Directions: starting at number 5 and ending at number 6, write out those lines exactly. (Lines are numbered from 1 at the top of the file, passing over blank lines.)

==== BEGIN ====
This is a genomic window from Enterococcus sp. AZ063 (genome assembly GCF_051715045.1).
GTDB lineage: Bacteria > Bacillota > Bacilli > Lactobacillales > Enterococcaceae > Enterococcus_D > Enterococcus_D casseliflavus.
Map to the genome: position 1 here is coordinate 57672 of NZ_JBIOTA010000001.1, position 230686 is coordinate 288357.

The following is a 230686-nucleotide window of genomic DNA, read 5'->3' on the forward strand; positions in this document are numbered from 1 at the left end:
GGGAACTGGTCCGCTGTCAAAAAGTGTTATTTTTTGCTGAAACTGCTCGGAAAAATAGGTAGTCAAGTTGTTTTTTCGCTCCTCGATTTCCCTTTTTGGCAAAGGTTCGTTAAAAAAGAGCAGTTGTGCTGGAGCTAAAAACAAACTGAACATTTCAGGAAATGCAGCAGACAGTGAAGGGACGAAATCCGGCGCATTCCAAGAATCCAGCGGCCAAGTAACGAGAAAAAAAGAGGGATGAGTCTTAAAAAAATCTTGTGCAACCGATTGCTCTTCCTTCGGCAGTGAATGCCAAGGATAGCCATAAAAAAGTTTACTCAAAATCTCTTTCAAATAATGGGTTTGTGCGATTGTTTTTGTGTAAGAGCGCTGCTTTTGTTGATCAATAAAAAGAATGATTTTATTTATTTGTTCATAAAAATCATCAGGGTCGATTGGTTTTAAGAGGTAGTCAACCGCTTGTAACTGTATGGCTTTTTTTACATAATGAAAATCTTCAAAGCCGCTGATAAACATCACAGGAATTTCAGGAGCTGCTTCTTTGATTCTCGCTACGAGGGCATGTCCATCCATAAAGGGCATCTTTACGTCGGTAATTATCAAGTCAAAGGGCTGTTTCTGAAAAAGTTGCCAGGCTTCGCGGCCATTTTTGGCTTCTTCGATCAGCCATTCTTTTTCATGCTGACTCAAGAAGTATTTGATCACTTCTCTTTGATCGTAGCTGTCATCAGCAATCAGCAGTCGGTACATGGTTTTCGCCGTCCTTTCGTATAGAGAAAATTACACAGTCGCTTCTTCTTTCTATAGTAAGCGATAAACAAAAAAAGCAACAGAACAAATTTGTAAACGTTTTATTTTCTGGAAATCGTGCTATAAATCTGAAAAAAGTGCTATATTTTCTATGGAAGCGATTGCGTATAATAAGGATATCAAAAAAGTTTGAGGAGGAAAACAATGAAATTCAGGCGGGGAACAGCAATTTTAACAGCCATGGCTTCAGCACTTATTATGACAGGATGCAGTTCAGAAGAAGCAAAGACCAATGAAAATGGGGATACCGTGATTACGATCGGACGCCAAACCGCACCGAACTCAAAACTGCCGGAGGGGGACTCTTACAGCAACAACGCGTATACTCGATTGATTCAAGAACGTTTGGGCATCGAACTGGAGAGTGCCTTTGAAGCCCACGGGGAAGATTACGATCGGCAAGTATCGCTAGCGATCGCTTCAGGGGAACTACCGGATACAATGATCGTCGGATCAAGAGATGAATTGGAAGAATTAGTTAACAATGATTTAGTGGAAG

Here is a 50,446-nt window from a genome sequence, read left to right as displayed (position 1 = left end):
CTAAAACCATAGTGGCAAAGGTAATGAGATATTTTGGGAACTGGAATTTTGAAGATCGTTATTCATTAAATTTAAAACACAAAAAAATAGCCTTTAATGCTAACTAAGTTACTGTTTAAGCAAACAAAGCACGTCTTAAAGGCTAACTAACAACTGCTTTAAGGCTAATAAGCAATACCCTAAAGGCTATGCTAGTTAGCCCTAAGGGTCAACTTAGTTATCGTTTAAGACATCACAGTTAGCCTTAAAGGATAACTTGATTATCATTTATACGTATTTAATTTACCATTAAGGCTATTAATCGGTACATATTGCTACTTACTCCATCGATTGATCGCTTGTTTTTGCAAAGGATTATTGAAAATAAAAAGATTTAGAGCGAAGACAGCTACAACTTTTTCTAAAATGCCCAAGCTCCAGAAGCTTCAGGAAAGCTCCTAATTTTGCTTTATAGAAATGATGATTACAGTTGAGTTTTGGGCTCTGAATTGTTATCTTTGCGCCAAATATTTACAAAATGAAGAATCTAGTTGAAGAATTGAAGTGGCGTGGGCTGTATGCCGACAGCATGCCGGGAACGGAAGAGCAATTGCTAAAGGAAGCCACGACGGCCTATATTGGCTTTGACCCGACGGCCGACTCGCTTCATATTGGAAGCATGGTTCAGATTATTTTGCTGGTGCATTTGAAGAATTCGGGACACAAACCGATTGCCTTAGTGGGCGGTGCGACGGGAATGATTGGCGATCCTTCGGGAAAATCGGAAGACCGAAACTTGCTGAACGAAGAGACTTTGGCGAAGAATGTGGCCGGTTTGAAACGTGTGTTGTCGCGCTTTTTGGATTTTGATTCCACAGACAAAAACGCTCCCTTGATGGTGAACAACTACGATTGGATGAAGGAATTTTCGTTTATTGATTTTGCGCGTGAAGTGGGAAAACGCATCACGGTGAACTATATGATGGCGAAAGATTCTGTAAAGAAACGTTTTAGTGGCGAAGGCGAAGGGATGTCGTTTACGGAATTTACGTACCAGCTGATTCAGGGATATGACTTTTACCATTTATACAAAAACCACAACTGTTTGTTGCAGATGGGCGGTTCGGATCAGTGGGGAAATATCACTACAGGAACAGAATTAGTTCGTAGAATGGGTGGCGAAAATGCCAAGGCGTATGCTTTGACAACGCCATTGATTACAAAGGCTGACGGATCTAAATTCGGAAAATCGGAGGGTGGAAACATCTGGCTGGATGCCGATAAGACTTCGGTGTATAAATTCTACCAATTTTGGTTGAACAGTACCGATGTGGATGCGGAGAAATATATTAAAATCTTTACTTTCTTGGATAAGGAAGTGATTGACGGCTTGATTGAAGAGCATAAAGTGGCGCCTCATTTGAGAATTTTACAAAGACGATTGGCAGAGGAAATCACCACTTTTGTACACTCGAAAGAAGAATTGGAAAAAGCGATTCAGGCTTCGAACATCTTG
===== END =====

GGGAACTGGTCCGCTGTCAAAAAGTGTTATTTTTTGCTGAAACTGCTCGGAAAAATAGGTAGTCAAGTTGTTTTTTCGCTCCTCGATTTCCCTTTTTGGCAAAGGTTCGTTAAAAAAGAGCAGTTGTGCTGGAGCTAAAAACAAACTGAACATTTCAGGAAATGCAGCAGACAGTGAAGGGACGAAATCCGGCGCATTCCAAGAATCCAGCGGCCAAGTAACGAGAAAAAAAGAGGGATGAGTCTTAAAAAAATCTTGTGCAACCGATTGCTCTTCCTTCGGCAGTGAATGCCAAGGATAGCCATAAAAAAGTTTACTCAAAATCTCTTTCAAATAATGGGTTTGTGCGATTGTTTTTGTGTAAGAGCGCTGCTTTTGTTGATCAATAAAAAGAATGATTTTATTTATTTGTTCATAAAAATCATCAGGGTCGATTGGTTTTAAGAGGTAGTCAACCGCTTGTAACTGTATGGCTTTTTTTACATAATGAAAATCTTCAAAGCCGCTGATAAACATCACAGGAATTTCAGGAGCTGCTTCTTTGATTCTCGCTACGAGGGCATGTCCATCCATAAAGGGCATCTTTACGTCGGTAATTATCAAGTCAAAGGGCTGTTTCTGAAAAAGTTGCCAGGCTTCGCGGCCATTTTTGGCTTCTTCGATCAGCCATTCTTTTTCATGCTGACTCAAGAAGTATTTGATCACTTCTCTTTGATCGTAGCTGTCATCAGCAATCAGCAGTCGGTACATGGTTTTCGCCGTCCTTTCGTATAGAGAAAATTACACAGTCGCTTCTTCTTTCTATAGTAAGCGATAAACAAAAAAAGCAACAGAACAAATTTGTAAACGTTTTATTTTCTGGAAATCGTGCTATAAATCTGAAAAAAGTGCTATATTTTCTATGGAAGCGATTGCGTATAATAAGGATATCAAAAAAGTTTGAGGAGGAAAACAATGAAATTCAGGCGGGGAACAGCAATTTTAACAGCCATGGCTTCAGCACTTATTATGACAGGATGCAGTTCAGAAGAAGCAAAGACCAATGAAAATGGGGATACCGTGATTACGATCGGACGCCAAACCGCACCGAACTCAAAACTGCCGGAGGGGGACTCTTACAGCAACAACGCGTATACTCGATTGATTCAAGAACGTTTGGGCATCGAACTGGAGAGTGCCTTTGAAGCCCACGGGGAAGATTACGATCGGCAAGTATCGCTAGCGATCGCTTCAGGGGAACTACCGGATACAATGATCGTCGGATCAAGAGATGAATTGGAAGAATTAGTTAACAATGATTTAGTGGAAG

Here is a 50,446-nt window from a genome sequence, read left to right as displayed (position 1 = left end):